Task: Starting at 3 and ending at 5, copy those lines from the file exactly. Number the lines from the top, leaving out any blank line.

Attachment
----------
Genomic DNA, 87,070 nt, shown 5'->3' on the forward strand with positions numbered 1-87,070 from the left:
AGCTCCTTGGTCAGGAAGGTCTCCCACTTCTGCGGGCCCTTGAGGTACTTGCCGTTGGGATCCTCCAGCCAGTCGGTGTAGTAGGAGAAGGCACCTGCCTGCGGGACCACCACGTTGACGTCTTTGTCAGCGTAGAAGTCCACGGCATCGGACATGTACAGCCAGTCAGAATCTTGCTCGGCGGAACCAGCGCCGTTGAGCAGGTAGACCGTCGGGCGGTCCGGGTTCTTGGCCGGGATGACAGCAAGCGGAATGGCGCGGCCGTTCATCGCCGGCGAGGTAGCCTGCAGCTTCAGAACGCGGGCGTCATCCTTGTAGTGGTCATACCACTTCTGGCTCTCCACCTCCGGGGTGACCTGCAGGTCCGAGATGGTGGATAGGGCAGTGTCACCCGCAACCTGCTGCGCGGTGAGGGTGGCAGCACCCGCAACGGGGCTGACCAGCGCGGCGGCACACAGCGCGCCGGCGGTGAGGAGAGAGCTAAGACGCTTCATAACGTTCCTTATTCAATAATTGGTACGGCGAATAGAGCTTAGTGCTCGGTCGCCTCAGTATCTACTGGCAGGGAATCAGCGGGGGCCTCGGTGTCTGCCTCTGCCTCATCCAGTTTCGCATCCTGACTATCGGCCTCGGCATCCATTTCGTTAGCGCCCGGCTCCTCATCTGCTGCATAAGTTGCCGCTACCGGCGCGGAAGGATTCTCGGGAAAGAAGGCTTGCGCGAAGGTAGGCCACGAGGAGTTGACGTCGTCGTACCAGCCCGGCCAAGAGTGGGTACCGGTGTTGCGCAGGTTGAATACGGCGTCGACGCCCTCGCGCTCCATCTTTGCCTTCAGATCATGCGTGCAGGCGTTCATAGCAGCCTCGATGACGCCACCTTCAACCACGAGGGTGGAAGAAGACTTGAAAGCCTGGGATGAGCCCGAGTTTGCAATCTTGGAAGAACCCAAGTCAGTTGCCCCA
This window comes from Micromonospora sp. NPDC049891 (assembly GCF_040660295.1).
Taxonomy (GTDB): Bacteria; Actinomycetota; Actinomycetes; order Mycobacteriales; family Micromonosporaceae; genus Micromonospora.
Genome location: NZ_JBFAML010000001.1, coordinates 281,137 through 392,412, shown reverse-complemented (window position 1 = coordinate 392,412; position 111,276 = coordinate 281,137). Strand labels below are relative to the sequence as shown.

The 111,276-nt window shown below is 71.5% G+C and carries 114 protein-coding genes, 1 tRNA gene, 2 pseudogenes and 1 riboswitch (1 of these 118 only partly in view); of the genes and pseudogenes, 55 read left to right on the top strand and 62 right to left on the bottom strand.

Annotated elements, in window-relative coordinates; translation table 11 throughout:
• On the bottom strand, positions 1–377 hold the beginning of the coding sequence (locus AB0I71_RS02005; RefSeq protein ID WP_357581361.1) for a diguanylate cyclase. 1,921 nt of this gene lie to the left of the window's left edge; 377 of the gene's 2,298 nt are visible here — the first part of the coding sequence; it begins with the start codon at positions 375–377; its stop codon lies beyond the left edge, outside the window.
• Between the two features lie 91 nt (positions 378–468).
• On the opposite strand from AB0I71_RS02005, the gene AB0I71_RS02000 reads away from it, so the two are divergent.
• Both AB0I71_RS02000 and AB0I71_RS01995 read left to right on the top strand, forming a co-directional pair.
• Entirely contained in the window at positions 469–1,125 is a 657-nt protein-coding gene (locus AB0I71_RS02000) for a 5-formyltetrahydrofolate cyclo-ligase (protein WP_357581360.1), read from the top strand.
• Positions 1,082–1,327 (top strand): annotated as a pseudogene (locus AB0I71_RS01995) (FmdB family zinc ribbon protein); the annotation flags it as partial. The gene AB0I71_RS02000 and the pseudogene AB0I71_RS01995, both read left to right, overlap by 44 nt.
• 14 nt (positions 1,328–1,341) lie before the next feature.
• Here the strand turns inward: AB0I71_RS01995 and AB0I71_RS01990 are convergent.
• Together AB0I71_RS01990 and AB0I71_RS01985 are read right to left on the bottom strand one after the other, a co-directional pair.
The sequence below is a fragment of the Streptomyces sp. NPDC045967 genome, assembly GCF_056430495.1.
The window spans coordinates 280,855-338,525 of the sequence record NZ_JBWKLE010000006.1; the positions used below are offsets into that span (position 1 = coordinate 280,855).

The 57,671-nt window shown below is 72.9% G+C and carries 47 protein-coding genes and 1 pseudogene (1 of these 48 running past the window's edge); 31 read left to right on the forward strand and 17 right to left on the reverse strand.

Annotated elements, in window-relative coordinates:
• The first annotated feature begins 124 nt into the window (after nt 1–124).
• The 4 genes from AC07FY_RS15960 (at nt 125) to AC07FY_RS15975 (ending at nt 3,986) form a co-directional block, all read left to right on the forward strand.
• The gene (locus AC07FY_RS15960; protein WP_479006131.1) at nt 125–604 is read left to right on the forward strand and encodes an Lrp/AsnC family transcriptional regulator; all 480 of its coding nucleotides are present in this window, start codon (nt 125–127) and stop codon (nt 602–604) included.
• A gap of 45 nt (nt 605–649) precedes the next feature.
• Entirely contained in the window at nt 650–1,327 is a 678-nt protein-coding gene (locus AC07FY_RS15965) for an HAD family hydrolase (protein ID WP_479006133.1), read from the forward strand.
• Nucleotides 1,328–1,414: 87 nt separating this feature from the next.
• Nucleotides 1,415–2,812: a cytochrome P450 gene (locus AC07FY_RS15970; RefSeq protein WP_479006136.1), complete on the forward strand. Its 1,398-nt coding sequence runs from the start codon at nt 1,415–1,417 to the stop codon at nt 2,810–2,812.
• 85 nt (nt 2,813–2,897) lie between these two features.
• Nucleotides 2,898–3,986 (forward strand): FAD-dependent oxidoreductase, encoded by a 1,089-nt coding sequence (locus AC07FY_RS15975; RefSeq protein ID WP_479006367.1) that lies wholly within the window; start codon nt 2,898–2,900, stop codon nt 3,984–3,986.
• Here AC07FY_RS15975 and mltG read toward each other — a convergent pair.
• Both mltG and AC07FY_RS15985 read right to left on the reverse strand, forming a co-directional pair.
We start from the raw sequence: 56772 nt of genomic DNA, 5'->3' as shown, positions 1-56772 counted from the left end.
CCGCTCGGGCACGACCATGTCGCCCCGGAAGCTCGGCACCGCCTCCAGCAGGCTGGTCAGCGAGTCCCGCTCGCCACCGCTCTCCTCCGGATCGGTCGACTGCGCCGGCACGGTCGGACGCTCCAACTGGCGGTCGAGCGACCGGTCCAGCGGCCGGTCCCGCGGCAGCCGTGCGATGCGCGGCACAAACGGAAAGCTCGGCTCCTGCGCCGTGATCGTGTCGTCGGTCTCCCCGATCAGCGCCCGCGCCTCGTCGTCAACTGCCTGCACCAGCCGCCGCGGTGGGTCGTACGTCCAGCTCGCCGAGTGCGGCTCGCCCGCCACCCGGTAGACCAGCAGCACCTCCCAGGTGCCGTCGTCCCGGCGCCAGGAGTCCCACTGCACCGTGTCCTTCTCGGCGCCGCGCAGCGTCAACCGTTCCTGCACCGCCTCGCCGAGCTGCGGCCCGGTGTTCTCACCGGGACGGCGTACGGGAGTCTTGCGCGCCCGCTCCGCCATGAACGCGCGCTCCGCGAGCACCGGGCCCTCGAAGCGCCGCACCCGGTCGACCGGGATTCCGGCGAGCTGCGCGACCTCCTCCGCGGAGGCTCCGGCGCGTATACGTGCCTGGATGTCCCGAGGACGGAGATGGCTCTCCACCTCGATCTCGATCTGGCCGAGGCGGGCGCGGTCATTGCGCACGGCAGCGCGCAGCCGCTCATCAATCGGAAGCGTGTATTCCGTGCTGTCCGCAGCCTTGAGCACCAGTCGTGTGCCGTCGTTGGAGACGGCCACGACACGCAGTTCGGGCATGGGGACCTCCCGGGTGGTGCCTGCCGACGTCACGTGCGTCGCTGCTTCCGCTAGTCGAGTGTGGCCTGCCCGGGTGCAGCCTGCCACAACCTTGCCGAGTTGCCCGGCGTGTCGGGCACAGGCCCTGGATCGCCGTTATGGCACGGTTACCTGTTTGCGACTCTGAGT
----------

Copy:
This window comes from Micromonospora sp. NPDC049891 (assembly GCF_040660295.1).
Taxonomy (GTDB): Bacteria; Actinomycetota; Actinomycetes; order Mycobacteriales; family Micromonosporaceae; genus Micromonospora.
Genome location: NZ_JBFAML010000001.1, coordinates 281,137 through 392,412, shown reverse-complemented (window position 1 = coordinate 392,412; position 111,276 = coordinate 281,137). Strand labels below are relative to the sequence as shown.